A giant 18-wheel transport truck is barreling down a multilane Texas highway, and there is no one behind the wheel.
The futuristic idea might seem surreal, but it is being tested in the vast southern US state, which has become the epicenter of a rapidly developing self-driving vehicle industry.
However, before driverless trucks are allowed onto roads and highways, multiple tests must still be conducted to ensure they are safe.
Photo: AFP / Aurora Technologies Inc
Self-driving trucks are operated using radars, laser scanners, cameras and GPS antennas that communicate with piloting software.
“Each time we drive a mile or a kilometer in real life, we re-simulate a thousand more times on the computer by changing hundreds of parameters,” said Pierre-Francois Le Faou, trucking partner development manager at Waymo, the self-driving unit at Google’s parent company Alphabet Inc.
Waymo is building a logistics center in Dallas that would accommodate hundreds of autonomous semi-trailers. It is by far not alone. Embark, a self-driving technology start-up, operates an autonomous trucking lane between Houston and San Antonio, while Aurora, cofounded by a former Waymo employee, is to open three terminals and a new 1,000km route in Texas this year.
In a sign of how competitive the autonomous trucking industry is, none of the three companies agreed to show reporters one of its vehicles.
“I think that everybody who is in the autonomous trucking business is in Texas,” said Srikanth Saripalli, director at the Center for Autonomous Vehicles and Sensor Systems at Texas A&M University. “Even if they don’t advertise it.”
The companies did not land in Texas by chance. The state has the largest number of truck drivers and many qualified engineers, its sunny climate is great for the trucks’ sensors and neighboring Mexico exports 85 percent of its goods to Texas by road.
Houston and Dallas are major freight hubs, and Texas’s sprawling distances are ideal for long-haul transport.
However, most of all, local legislation is friendly toward driverless vehicles.
In 2018, Texas passed a law that essentially gave autonomous vehicles the same status as conventional vehicles.
“You need insurance and you need to follow the rules of the road, but other than that Texas does not impose any other regulations,” Saripalli said.
With the US so vast and trucking such a vital part of its economy, companies see self-driving as a way to cut costs and reduce risk, since unlike with human drivers autonomous vehicles do not get tired and do not require mandatory breaks.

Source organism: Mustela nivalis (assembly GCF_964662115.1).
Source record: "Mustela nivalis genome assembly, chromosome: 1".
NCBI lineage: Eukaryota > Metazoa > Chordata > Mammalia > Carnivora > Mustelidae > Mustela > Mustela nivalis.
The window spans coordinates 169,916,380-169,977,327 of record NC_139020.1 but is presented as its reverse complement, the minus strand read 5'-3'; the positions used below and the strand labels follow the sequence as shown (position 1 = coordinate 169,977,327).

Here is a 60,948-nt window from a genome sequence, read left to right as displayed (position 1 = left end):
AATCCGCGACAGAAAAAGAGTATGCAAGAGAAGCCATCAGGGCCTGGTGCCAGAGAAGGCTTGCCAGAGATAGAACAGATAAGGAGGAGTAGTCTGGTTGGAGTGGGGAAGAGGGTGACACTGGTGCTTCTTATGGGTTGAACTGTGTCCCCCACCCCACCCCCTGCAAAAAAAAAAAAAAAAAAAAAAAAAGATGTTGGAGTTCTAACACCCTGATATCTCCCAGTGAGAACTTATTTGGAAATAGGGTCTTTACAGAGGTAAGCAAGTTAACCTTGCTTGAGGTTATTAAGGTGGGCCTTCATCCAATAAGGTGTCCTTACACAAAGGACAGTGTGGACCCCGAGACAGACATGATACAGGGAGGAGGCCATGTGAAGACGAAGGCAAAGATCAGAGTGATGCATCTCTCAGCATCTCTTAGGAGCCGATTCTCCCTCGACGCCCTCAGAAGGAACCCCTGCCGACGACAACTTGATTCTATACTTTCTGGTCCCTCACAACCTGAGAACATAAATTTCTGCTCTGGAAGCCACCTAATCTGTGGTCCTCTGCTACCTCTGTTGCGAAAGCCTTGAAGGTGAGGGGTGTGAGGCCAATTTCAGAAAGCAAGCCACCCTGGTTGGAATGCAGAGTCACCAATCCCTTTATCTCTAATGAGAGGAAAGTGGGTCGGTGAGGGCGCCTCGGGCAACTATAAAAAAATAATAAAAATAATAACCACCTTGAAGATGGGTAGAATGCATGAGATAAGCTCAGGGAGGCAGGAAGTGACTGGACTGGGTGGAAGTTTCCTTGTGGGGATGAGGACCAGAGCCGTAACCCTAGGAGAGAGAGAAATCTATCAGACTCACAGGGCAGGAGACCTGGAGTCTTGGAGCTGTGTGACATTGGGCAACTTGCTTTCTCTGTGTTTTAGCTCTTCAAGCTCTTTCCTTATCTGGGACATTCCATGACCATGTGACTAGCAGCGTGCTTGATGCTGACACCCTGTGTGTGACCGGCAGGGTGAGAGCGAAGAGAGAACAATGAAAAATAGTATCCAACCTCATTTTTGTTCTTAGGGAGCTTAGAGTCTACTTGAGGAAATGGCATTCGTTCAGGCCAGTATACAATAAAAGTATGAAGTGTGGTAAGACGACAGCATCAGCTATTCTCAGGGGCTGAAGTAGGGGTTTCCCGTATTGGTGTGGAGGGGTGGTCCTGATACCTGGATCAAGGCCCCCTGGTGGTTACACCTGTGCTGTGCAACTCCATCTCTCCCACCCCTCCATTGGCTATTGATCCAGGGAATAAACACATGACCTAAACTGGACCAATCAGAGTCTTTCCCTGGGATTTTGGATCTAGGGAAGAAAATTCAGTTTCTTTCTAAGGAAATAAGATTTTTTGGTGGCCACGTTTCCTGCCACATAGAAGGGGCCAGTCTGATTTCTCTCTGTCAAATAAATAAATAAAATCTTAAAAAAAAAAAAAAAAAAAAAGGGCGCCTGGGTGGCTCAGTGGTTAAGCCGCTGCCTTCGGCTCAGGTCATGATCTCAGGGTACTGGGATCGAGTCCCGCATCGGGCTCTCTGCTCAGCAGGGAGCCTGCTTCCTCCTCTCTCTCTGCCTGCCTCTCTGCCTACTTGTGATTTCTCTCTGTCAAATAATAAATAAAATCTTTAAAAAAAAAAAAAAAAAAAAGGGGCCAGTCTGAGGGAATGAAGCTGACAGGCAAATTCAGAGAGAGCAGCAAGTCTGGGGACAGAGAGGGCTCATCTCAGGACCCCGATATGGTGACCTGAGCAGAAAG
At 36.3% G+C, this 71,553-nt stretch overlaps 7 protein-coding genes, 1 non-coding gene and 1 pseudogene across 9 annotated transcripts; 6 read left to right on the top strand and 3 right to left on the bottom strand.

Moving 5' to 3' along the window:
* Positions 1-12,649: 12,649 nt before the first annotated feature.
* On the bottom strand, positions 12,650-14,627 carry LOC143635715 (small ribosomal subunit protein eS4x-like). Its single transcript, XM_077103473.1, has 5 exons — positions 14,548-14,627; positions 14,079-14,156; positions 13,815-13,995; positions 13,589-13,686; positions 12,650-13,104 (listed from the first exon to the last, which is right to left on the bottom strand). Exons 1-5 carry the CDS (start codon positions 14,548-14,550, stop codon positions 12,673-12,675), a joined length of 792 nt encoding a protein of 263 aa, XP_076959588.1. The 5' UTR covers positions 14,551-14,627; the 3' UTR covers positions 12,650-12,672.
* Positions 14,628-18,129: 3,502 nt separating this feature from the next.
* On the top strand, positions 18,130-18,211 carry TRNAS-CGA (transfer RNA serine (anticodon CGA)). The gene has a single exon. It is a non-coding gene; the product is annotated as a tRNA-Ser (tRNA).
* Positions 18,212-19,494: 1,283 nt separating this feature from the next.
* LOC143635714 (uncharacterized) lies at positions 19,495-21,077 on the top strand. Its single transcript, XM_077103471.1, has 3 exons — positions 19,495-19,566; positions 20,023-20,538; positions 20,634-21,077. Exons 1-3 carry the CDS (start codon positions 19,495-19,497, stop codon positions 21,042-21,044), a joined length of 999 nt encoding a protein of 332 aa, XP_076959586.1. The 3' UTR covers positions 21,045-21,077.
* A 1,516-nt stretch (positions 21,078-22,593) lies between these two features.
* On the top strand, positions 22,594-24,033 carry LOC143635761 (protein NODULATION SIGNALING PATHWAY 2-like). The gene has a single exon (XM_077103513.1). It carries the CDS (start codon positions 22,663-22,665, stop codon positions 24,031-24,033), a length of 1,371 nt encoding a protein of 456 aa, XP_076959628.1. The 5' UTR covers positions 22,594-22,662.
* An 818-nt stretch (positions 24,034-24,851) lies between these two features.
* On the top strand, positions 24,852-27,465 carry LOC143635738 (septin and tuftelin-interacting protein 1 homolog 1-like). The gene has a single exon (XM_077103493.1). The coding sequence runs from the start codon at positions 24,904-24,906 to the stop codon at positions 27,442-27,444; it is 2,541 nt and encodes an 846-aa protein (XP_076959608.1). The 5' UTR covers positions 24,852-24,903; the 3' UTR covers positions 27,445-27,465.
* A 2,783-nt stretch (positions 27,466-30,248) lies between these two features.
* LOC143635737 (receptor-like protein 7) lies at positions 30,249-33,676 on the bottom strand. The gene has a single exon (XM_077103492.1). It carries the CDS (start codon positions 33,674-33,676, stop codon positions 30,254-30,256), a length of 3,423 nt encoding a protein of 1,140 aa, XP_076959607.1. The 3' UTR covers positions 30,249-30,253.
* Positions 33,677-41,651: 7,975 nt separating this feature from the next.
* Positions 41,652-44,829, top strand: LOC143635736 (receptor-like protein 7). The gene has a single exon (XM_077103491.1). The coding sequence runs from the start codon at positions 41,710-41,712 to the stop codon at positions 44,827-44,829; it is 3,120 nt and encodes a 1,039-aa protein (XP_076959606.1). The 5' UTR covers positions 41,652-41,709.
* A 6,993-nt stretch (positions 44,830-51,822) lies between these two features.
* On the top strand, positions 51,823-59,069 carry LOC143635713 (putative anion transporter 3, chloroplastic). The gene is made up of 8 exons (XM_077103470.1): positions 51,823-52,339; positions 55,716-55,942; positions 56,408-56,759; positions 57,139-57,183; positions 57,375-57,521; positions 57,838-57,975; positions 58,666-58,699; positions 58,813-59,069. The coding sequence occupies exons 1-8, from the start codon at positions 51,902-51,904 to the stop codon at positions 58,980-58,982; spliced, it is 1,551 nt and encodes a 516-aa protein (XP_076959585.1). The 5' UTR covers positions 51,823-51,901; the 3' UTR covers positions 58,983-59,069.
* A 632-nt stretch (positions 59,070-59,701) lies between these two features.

While it would take a person three days to drive a truck from Los Angeles to Dallas, a self-driving big rig would complete the journey in 24 hours, Aurora said.
And it would be nearly twice as cheap. The per-mile (1.6km) cost would drop from US$1.76 to US$0.96 if the truck drives itself, Embark said.
Alex Rodrigues, CEO and cofounder of Embark Technology, said self-driving trucks would be crucial in combating the current shortage of long-haul truck drivers in the US, some of whom are unwilling to be away from their families for weeks at a time.
“Right now, there are containers sitting in the port of LA not getting moved,” he said.
Rodrigues promises that the self-driving truck industry would create “attractive” jobs for local drivers, who would take over the autonomous trucks at transfer points and drive them to their final destination points.
Still, 294,000 trucking jobs would be threatened by the industry’s automation, according to a 2018 study conducted by Steve Viscelli, a sociologist at the University of California, Berkeley.
For Julio Moscoso, a 56-year-old driver in Texas, the arrival of driverless trucks is “not good news.”
He said while there are many trucking jobs available right now, that was not always the case.
Most importantly, Moscoso said he would not trust driverless trucks.
“It’s dangerous. What happens if the sensors fail?” he asked.
At the same time, he admitted he does not want to do long-haul journeys anymore, and finds it uncomfortable to sleep in his cabin and not be able to shower every day.
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